[EM] Re: Duvergerian Candidates (lesser-of-2-evils voting)
nkklrp at hotmail.com
Sat Nov 20 17:04:56 PST 2004
I'm replying to your message below. But first:
You know, it's funny when people say that Nader made Gore lose in 2000, or
that Nader might make Kerry lose in 2004. Here's a sleazy, dishonest
corporate-contributer-owned candidate, with policy positions contrary to
what the public want, his supporters complaining if he loses because an
honest candidate with more popular policies runs, and because people vote
for the honest candidate.
Do you see how pitiful that is?
Nader didn't make Gore lose. Gore made Gore lose. Instead of criticizing
Nader for running, why not criticize Gore for not being worth voting for?
Gore's unappealingness wasn't Nader's fault.
Nor did Gore have some kind of claim on our votes when we voted for Nader.
Nader didn't take "Gore's" votes. That's true even if Nader voters would
have voted for Gore if no one better had been in the race. But many,
including me, wouldn't have voted for someone like Gore or Kerry under any
circumstances. But though Gore wasn't worth voting for, Kerry was worse.
>The media, including TV & NPR, decide who will be winnable, who's
>who's fringe, who's mainstream. Then you faithfully follow them. And
>even if you know that there's deception, you follow the people who are
>following the media, like cattle following eachother into a slaughterhouse.
>does the herd insinct show more than in voting behavior.
>You know that, for whatever reason, Nader can't win. And that for
>whatever reason that's the reality. But if a "realitly" had its origin in
>media, maybe you should disregard it.
I think that much of the voting public intuitively understand the
Duvergian effect of the plurality system, and understand that a
election with more than two viable candidates will be chaotic and can
easily thwart the will of the majority.
So far so good: In Plurality a faction, a group who want pretty much the
same thing, shouldn't split its vote.
1. I don't know about you, but I don't want anything like the same thing as
peoiple who vote for Kerry, whose only criticism of the war on Iraq was that
Bush handn't sent enough troops to win. Kerry said, "I'll be in Iraq to win,
not to leave.". Maybe that's what you want to vote for. The Kerry-preferrers
and the Nader preferrrers, then, ar not a group who want anything like the
same thing, and it isn't meaningful to speak of a split vote among them.
2. There should just be two viable candidates? If we want to vote
instrumentally strategically, that's true. Let's say that's how we want to
But who chooses which two candidates should be the viable two? You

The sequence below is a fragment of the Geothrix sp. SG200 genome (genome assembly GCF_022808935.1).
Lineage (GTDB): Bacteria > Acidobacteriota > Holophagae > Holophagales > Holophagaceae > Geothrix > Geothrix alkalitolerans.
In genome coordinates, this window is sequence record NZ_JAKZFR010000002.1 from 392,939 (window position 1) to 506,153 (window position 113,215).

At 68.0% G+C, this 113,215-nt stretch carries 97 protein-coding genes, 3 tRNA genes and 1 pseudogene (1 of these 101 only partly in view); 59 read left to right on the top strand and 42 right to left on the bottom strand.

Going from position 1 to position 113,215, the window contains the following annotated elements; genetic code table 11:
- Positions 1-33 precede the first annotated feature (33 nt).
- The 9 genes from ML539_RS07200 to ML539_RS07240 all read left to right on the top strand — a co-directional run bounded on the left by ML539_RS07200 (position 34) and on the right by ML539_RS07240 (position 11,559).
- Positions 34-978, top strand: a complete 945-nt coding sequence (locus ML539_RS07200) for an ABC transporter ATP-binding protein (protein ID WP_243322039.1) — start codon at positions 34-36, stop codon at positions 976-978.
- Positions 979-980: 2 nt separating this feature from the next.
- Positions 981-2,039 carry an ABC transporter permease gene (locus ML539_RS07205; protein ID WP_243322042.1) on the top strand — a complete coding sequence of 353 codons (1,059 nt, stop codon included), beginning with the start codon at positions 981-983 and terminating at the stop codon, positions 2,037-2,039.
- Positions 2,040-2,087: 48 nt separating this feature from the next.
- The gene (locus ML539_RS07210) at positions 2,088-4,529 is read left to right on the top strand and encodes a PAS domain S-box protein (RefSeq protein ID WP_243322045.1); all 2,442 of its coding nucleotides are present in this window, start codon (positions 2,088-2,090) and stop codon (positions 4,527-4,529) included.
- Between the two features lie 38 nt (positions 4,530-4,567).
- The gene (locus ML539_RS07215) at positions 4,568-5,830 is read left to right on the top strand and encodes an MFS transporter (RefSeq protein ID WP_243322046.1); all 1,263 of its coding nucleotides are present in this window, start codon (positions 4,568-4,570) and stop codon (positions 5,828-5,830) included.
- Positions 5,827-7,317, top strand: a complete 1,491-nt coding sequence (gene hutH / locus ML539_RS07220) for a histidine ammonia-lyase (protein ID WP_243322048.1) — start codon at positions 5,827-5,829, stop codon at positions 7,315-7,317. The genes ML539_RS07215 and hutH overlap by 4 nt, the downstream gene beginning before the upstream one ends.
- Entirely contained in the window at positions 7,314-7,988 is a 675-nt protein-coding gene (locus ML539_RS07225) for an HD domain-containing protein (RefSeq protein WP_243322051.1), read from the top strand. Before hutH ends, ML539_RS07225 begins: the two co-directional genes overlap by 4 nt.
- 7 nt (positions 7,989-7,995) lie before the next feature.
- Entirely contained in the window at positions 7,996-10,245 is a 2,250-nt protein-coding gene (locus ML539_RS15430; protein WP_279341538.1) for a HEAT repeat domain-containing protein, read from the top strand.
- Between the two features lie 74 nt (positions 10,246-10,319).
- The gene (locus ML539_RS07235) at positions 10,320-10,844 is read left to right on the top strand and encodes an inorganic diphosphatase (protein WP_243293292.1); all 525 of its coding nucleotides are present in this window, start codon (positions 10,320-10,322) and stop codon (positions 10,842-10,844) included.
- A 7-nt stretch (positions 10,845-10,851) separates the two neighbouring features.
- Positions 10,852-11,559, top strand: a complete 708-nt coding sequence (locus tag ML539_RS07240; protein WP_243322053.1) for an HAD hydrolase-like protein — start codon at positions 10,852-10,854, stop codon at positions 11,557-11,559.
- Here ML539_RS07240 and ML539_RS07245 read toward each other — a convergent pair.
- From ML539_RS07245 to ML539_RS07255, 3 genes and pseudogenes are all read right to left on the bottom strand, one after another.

apparently feel that the media should choose that for you. And how much
sense does it make for all of us to accept as the two viable candidates two
who are both completely unacceptable to us, in regards to t heir desire to
commit mass-murder on civilians in smaller countries. Two candidates whose
policies, judging by polls, are contrary to what the public, overall, want?
I guess it depends on what you mean by "viabl"e. Does "viable" mean offering
the poicies that the public want? Or, more likely, to you, "viable" means
"oficially designated by the mass media as viable".
The response that we have
developed to this is the primary system. The primary is analogous to a
two-round runoff; there are no legal restrictions on who can run in the
"second round" (the general election), but it is understood that those
win the "first round" (the two major primaries) should be considered
Understood by whom? So you're saying that everyone should recognize as
official the "two-party system", which is really a one-party system. You've
no doubt heard Gore Vidal's comment that we don't have 2 parties; we have
one party with 2 right wings.
You apparently want to make the Democrats an official fixture of the
electoral system. Well, the media support you on that. But more likely it's
the other way around--you probably learned it from the media.
The media's subliminal power of persuasion is amazing. I spoke to someone
who agreed with me that the media is completely unreliable, full of garbage.
And yet the things that she said about the issues were verbatim taken from
the TV news & commentary. That's why you think that the Democrats should be
accepted by all as an official part of the electoral system.
It's basically just a way of voters coordinating their
intent, so that you don't end up with two 'leftist' candidates getting
each against one 'right' candidate with 40%, or vice versa.
Why should voters who want completely different things co-ordinate their
votes? Why should voters who don't support the U.S. carnage in Iraq
co-ordinate their votes with people who prefer a candidate who wants to send
more troops than Bush, to "win" an even bloodier war on the Iraqis?
And, supposing that there's some group that agrees on those matters, yes
they should co-ordinate their vote. But you're missing the little question
of on whom they should co-ordinate their vote. You seem to think they should
co-ordinate their vote on someone whom they don't like, someone whose
policies are contrary to what polls indicate the public want. Someone who
wants to continue hurting people who have done nothing to us. You have an
odd way of choosing where to co-ordinate our vote.
So, no, plurality is not a good voting system, but as long as we are
stuck with it, I think that the primaries make sense, and I don't think
that it's duplicitous for the media to label the winners of the major
primaries as "frontrunners". It's not an ignorant herd mentality